Just Enough

July 26th, 2013 § Comments § permalink

I’ve learned something new. That is, I have just enough.

I love learning, discovering, and understanding. Unfortunately, I’m a bit stubborn and hard-headed – not to mention redundant. Yet, when something does dawn on me, I am compelled to dig a little deeper, introspect a bit more, and sort it out better in my mind. Not only does this help me establish the certainty of the epiphany, but it solidifies the value into my being.

Last year, when things got desperate, we made a conscious effort to surrender to the financial pressures that sought to kill us. Our mortgage was worthless and required us to pay on a house that was worth only 60% of what we “paid” for it. I was making less as a paramedic than I did as a pastor – and the hours were worse. My job was killing me and killing my family. Jennifer said, “I’d rather live in a tent than continue living like we are now.” And yet, how does one step off? How do you quit the rat race?

We didn’t actually have good answers to these questions, but we knew we couldn’t stay on the treadmill of death. In processing through this, I finally accepted the idea that God is the provider of my family, not me. Of course, this isn’t the way I was raised – and it certainly isn’t a very “American” culture perception. But it is very biblical, and leads to greater serenity. There is great fear in accepting this concept. There is great uncertainty. Who doesn’t like to be in control – or at least feel like we are in control?

“We didn’t actually have good answers to these questions, but we knew we couldn’t stay on the treadmill of death.”

It took several months of healing and practice before I actually began to live a life that is compatible with this principle. Last Fall, after a few months of healing (and catching up on sleep), we sold and gave away our “stuff,” packed our remaining keepsakes into a truck, abandoned our house, and took to the road. For several months we lived with relatives and then in a loaned house. Going through that experience was painful, scary, and challenging. I learned just how invaluable my stuff was and how much I didn’t need it.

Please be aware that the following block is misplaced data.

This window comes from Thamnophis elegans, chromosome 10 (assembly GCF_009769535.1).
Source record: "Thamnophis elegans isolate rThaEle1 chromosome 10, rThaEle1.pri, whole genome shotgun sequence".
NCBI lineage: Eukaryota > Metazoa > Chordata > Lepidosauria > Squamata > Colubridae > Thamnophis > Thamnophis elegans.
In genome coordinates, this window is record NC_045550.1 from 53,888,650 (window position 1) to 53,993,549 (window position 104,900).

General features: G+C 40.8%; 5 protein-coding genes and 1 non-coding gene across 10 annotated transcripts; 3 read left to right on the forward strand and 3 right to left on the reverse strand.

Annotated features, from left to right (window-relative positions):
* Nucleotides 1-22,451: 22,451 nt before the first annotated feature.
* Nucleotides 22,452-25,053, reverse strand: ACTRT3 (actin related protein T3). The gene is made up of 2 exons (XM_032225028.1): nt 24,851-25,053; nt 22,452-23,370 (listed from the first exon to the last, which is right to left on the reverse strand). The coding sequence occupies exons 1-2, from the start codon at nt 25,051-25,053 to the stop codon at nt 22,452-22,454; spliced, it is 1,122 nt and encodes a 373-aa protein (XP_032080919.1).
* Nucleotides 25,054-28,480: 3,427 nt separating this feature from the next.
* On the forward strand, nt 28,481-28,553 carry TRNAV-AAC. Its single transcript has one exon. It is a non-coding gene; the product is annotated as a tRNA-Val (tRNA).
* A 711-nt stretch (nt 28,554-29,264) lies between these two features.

Letting GoOver the course of the past couple of months we’ve put our life back together. It’s been a very exhausting and painful few years. I’ve returned to a life of gainful employment, we now have health insurance and savings, and we’re living in a house we can call home. We are no longer homeless and unemployed.

In the process, we’ve been spending money on a lot of stuff. Granted, we’ve been buying used furniture and replacing some of our “stuff,” but nonetheless, we’ve paid out a lot of cash – for us anyway. Actually, we’ve refurnished our whole house for less than many would spend on a new TV and sound system. The best part is, we are debt free!

I’m a planner. I analyze the present, evaluate my options, and plan for the future. In this process, I’ve been thinking about some major expenses looming on the horizon. We’re going to need new tires on the minivan and I think the suspension needs some major work. I’m also concerned about the transmission and something under the hood occasionally makes a big “clunk” sound. Of course, there are always major expenses looming just under the surface – unexpected urgencies, emergencies, and other unforeseen needs. Living on the financial edge is disconcerting for a planner.

Then it hit me, our money is like manna. God is our provider and He will provide just enough for today’s needs. He tried to teach the exiled Israelites to trust Him and to never collect more manna than they could consume in a single day. In Exodus 16, they were told to gather as much as they needed. Interestingly, “some gathered a lot, some only a little. But when they measured it out, everyone had just enough.” I realized, that God, our provider, would always provide “just enough” to sustain us.

“We are no longer homeless and unemployed.”

I don’t have to be concerned about tomorrow’s expenses and needs, He will provide. He is enough to meet all of our needs – and many of our wants. In His Sermon on the Mount He tells us to not “worry about these things, saying, ‘What will we eat? What will we drink? What will we wear?’ These things dominate the thoughts… but your heavenly Father already knows all your needs.” In fact, He says, to “seek the Kingdom of God above all else, and live righteously, and he will give you everything you need.”